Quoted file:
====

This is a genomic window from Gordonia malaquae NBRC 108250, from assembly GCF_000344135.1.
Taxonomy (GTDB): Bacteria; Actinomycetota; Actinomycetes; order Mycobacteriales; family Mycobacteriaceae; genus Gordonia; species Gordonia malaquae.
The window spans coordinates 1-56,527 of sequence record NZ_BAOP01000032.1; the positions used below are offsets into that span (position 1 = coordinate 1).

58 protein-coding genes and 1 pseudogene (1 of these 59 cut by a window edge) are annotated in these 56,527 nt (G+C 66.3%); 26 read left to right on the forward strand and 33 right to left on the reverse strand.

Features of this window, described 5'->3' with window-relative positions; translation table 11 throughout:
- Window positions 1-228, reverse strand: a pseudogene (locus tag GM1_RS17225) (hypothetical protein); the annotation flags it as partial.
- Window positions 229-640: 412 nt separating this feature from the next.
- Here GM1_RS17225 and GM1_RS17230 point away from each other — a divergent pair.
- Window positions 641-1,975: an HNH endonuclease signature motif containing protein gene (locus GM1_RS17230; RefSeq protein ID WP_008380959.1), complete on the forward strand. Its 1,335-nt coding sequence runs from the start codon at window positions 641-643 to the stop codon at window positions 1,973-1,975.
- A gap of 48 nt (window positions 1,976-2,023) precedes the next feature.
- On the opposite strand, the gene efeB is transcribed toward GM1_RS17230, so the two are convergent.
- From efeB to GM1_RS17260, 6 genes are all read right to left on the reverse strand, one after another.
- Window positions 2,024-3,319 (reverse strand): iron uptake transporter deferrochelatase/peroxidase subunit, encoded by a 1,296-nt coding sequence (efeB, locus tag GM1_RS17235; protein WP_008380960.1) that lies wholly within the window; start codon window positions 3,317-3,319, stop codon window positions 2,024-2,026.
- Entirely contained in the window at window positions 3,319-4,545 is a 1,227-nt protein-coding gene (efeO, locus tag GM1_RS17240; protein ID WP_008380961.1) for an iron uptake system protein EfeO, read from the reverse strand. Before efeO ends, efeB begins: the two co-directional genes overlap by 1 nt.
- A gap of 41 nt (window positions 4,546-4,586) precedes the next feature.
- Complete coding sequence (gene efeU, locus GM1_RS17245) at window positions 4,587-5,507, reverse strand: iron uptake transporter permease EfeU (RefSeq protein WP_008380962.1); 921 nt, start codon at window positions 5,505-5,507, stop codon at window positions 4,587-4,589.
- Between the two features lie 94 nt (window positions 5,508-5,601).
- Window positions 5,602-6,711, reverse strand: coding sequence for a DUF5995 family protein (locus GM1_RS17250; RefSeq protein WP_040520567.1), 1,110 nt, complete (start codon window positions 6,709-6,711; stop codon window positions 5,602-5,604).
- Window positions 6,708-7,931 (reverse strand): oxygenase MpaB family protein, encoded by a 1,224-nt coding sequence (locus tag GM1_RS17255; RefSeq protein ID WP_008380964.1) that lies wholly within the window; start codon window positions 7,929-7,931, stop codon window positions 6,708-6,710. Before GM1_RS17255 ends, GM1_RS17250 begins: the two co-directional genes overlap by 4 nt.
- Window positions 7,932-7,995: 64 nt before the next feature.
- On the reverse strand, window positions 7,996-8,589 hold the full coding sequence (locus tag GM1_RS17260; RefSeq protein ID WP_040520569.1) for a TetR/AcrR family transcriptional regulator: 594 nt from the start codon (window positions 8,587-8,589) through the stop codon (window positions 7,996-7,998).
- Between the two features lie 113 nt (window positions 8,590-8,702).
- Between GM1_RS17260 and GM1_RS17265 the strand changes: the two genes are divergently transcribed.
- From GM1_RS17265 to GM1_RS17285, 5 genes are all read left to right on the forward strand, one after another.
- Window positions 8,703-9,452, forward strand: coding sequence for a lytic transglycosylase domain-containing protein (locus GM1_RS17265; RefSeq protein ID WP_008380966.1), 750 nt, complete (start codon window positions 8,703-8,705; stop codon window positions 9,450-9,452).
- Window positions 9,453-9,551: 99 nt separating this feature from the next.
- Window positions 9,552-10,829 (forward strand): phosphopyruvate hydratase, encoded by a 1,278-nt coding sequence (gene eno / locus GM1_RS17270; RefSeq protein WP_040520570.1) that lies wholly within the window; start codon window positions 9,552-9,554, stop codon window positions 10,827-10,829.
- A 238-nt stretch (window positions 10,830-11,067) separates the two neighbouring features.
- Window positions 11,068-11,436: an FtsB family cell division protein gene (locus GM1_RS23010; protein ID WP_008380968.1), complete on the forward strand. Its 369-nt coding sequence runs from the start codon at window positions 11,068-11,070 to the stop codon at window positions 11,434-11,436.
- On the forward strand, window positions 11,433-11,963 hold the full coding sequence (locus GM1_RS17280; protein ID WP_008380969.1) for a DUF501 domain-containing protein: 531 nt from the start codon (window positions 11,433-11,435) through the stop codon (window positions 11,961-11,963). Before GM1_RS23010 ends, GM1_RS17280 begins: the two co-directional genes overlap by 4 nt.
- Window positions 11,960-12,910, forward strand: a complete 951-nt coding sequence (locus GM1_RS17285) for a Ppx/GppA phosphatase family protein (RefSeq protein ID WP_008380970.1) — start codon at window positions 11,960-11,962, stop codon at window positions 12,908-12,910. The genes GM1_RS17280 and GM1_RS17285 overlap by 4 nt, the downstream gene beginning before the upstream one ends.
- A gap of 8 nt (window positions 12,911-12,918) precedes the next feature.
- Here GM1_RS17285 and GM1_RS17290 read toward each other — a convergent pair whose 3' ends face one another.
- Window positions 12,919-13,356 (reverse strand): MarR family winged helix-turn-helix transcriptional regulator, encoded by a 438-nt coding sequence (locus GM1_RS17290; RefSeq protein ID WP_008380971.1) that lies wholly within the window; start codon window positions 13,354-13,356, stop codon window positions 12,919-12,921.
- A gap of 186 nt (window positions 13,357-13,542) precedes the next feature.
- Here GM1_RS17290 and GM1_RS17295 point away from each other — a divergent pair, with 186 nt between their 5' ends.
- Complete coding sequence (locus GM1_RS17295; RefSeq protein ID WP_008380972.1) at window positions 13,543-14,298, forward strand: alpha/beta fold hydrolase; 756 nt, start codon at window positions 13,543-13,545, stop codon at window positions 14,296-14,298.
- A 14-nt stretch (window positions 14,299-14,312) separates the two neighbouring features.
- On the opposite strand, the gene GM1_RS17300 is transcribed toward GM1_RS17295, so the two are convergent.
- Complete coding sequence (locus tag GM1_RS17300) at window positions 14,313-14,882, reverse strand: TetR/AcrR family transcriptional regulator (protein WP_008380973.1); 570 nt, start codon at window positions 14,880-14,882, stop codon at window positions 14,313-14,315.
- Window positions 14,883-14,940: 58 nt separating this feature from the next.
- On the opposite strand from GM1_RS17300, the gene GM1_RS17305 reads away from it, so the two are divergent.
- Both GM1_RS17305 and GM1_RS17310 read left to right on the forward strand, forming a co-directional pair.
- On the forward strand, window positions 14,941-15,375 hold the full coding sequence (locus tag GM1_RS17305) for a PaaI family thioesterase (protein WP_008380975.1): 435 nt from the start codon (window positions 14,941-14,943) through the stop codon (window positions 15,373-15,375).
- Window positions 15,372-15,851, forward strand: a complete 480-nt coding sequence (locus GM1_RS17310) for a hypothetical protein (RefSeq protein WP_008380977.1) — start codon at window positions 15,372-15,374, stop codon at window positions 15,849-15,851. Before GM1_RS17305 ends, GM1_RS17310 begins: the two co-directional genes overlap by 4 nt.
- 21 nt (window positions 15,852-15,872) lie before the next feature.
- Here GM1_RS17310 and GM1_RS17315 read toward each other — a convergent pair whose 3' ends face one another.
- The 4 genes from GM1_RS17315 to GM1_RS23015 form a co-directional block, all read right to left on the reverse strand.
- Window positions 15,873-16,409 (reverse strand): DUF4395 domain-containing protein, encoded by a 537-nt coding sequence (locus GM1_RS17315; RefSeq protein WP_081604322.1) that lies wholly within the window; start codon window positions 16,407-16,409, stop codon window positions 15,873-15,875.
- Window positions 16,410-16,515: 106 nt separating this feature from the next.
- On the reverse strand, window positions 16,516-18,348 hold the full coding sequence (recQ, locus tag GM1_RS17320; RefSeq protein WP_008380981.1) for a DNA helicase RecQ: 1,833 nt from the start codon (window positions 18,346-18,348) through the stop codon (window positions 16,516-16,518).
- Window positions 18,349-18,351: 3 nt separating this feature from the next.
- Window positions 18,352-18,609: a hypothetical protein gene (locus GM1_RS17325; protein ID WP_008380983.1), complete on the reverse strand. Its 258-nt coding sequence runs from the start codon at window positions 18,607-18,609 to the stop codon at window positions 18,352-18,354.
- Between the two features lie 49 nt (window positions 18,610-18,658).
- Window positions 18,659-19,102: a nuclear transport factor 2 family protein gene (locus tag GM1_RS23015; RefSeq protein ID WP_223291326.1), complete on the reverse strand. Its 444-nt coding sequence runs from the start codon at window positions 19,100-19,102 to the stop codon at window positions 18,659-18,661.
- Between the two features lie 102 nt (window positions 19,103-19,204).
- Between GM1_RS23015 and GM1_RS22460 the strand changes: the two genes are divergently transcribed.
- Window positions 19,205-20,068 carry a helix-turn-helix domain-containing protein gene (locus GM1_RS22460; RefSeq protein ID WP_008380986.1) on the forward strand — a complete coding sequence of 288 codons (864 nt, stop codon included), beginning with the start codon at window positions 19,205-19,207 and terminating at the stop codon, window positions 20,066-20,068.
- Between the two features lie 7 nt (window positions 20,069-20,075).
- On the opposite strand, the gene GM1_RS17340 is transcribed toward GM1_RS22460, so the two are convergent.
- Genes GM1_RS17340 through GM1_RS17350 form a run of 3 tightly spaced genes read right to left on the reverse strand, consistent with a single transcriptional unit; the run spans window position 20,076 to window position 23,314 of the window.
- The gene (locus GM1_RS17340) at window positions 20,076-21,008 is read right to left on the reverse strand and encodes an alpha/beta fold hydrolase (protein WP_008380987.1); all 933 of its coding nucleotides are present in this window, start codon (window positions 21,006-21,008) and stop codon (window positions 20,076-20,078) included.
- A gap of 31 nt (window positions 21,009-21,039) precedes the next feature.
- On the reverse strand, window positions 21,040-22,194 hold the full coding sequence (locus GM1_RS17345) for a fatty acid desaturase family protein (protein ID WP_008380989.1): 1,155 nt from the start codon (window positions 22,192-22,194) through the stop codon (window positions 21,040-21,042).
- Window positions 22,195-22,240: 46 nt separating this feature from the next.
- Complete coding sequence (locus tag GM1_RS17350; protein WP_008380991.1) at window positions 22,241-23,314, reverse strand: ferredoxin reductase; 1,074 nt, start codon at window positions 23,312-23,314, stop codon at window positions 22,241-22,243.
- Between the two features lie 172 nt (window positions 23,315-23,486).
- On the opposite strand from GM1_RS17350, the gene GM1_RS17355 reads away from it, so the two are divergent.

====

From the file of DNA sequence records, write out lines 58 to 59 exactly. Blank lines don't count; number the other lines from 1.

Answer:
- Window positions 19,205-20,068 carry a helix-turn-helix domain-containing protein gene (locus GM1_RS22460; RefSeq protein ID WP_008380986.1) on the forward strand — a complete coding sequence of 288 codons (864 nt, stop codon included), beginning with the start codon at window positions 19,205-19,207 and terminating at the stop codon, window positions 20,066-20,068.
- Between the two features lie 7 nt (window positions 20,069-20,075).